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Published: 5 July 2024

Occasionally, the Club receives claims regarding damages to Members’ ships caused by interactions or surges while alongside the berth with nearby port infrastructures. These damages typically involve the ship’s gangway placed on the wharf, incidents with mooring lines parting, or even contact damages between moored ships and berth facilities.

The common conclusion often attributes the interactions or hydrodynamic surges causing ships at berth to range to excessive speed or ships passing too closely to moored vessels. On the other hand, passing ships typically defend themselves by asserting that the ships alongside were not properly moored or that the mooring configuration was unsuitable.


Hydrodynamic interaction occurs when a ship moves through the water. As it moves, it creates a hydrodynamic pressure field around the hull, which will interact with other ships, or fixed objects such as the quayside structures or seabed.

Ships often encounter hydrodynamic interaction, with other ships or their surroundings, especially when navigating in shallow waters, narrow channels, or when passing too closely to other ships, fixed structures, obstructions, or riverbanks.

Ship-to-ship (STS) interactions happen when ships are navigating through shallow waters, and the water surrounding the underwater volume of the ship (displacement) gets displaced and pushed ahead and/or to the sides of the ship.

STS interactions can generate significant hydrodynamic forces that can impact the manoeuvrability of the ships. When considering the pressure distribution around each ship, they may experience a ‘repulsive’ or ‘attractive’ force, particularly noticeable when one ship overtakes or passes another on reciprocal courses at close range.

Understanding surge and interaction damage: Initial approach between both ships on reciprocal courses, experiencing repulsive forces
Figure 1: Initial approach between both ships on reciprocal courses, experiencing repulsive forces
Understanding surge and interaction damage: When the interaction occurs, both ships feel suction forces acting on their hulls
Figure 2:  When the interaction occurs, both ships feel suction forces acting on their hulls
Understanding surge and interaction damage: Both ships experience suction forces acting on the parallel body of the hull when passing
Figure 3: Both ships experience suction forces acting on the parallel body of the hull when passing
Understanding surge and interaction damage: Both ships experience repulsive forces acting near the stern
Figure 4: Both ships experience repulsive forces acting near the stern


Understanding surge and interaction damage: Ship-to-ship interaction when approaching moored ship
Figure 5: Ship-to-ship interaction when approaching moored ship

Understanding surge and interaction damage: Ship-to-ship interaction when the bow passes moored ship.
Figure 6: Ship-to-ship interaction when the bow passes moored ship

Understanding surge and interaction damage: Ship-to-ship interaction when alongside moored ship
Figure 7: Ship-to-ship interaction when alongside moored ship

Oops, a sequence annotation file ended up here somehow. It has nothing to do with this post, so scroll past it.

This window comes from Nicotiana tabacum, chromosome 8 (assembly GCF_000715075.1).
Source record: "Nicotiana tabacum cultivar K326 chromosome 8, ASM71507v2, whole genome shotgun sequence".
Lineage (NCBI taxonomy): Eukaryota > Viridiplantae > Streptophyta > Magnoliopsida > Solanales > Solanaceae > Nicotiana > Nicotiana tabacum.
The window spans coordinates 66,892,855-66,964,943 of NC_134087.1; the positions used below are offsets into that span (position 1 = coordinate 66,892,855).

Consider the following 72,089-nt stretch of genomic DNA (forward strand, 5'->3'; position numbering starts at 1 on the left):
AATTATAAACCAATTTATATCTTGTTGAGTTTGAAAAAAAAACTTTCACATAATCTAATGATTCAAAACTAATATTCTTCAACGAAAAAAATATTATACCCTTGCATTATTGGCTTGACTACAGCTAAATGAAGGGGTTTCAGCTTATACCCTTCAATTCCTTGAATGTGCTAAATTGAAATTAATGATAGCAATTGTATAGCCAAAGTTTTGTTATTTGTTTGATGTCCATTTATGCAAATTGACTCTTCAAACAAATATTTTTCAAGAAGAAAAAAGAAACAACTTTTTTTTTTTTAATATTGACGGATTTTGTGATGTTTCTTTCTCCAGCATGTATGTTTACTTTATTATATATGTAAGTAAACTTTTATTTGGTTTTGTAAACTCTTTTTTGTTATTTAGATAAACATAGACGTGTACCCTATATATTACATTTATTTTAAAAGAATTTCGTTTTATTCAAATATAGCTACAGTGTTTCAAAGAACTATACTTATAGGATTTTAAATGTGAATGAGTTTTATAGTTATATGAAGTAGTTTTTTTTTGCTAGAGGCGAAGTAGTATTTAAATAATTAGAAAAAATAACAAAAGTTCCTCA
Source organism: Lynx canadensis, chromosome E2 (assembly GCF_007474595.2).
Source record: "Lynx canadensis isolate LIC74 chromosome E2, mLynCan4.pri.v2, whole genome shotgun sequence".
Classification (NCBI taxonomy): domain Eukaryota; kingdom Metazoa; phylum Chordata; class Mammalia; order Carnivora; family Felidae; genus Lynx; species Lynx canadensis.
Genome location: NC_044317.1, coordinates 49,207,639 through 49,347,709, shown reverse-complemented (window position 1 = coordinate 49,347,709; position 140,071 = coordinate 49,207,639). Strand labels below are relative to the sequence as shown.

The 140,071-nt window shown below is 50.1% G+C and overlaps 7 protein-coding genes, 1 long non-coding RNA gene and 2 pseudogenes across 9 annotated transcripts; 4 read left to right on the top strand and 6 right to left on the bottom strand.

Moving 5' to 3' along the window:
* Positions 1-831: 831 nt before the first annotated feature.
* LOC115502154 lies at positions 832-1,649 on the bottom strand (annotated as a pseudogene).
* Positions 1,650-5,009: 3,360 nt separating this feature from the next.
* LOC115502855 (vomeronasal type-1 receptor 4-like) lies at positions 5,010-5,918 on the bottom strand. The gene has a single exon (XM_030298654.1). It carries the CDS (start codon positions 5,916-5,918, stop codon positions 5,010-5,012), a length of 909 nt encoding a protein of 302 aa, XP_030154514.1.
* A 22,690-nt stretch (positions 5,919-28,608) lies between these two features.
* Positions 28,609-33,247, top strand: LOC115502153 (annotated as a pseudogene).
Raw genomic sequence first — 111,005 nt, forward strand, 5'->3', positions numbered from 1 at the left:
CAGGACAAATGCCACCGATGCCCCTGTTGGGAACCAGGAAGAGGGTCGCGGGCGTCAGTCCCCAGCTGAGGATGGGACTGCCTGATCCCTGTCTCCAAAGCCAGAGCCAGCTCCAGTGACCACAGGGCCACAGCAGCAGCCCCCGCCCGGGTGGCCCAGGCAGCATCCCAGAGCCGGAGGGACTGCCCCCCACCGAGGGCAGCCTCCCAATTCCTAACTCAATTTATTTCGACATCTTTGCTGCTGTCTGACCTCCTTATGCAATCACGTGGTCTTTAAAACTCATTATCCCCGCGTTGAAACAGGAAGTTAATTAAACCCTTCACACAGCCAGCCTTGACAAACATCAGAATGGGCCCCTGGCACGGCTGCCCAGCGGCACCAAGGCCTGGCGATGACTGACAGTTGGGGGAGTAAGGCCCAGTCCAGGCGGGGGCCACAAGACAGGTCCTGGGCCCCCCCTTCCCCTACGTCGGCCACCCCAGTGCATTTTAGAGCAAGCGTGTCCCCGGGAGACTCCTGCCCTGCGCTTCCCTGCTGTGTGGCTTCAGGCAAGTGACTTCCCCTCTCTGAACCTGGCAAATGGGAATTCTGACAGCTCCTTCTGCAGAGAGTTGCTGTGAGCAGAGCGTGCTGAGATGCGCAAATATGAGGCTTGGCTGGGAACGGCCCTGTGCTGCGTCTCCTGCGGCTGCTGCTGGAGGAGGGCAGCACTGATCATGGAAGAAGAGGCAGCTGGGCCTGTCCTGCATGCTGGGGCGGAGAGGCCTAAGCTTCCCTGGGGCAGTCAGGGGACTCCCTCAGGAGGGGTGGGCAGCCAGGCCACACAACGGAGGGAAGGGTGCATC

Understanding surge and interaction damage: Ship-to-ship interaction when stern passes moored ship.
Figure 8: Ship-to-ship interaction when stern passes moored ship

Understanding surge and interaction damage: Ship-to-ship interaction when passed moored ship.
Figure 9: Ship-to-ship interaction when passed moored ship


In cases where claimants declare that their speed over ground was very low, it’s essential for the party pursuing the claim to understand that when discussing a ship making way or navigating against a strong current, the relevant speed is the speed through water. In essence, speed through water is the relative speed of the surrounding water exerted against the hull(s), whether the ship is in motion or stationary. This is because hydrodynamic force deals primarily with the speed through water more than speed over ground, and that is what critically defines interaction. 

Hydrodynamic force is influenced heavily by the speed, and as a rule of thumb, it is believed the change is proportional to the square of the speed. This would therefore mean when the ship doubles its moving speed, the ship may experience a quadruple increase in the interaction force.

Passing distance has a substantial effect, where the interactive force varies significantly with the changes in the distance between both affected ships. This means as the passing distance increases, this effectively decreases the interaction. In busy waterways where there are several moored ships, navigators should allow for larger passing distance. When passing closely is unavoidable, the navigator should reduce the ship’s speed. It’s also recommended to ensure that the ship’s manoeuvring speed aligns with the terminal’s regulated speed limit and is suitable for the current circumstances and conditions.

Another point to note is the blockage effect, the larger the displacement of the ship, the larger the blockage it creates underwater. When a ship with large displacement moves through water, that large blockage displaces more water ahead, to the sides and/or underneath the ship. For example, when a large ship passes a smaller ship, it will have a much larger and more significant effect than two similar-sized ships passing each other.

Figure 10. Blockage effect for ships with different displacement


There are occasions when one ship can cause damage to other ships without physical contact. The common cause is a ship manoeuvring at high speed or too close to moored ships, creating waves that cause the moored ships to surge.

As the ship moves through the water, it creates a hydrodynamic pressure field that carries energy and propagates outward in all directions, interacting with other moored ships in the vicinity. This interaction can potentially amplify and exacerbate the intensity of the surges when two or more ships are passing nearby. This occurs because the moored ship may experience the combined effects of the hydrodynamic pressure fields from these passing ships. Although this is commonly referred to as ‘wash damage’, ‘wake damage’ or ‘surge damage’, it is technically more accurate to describe them as the hydrodynamic pressure field.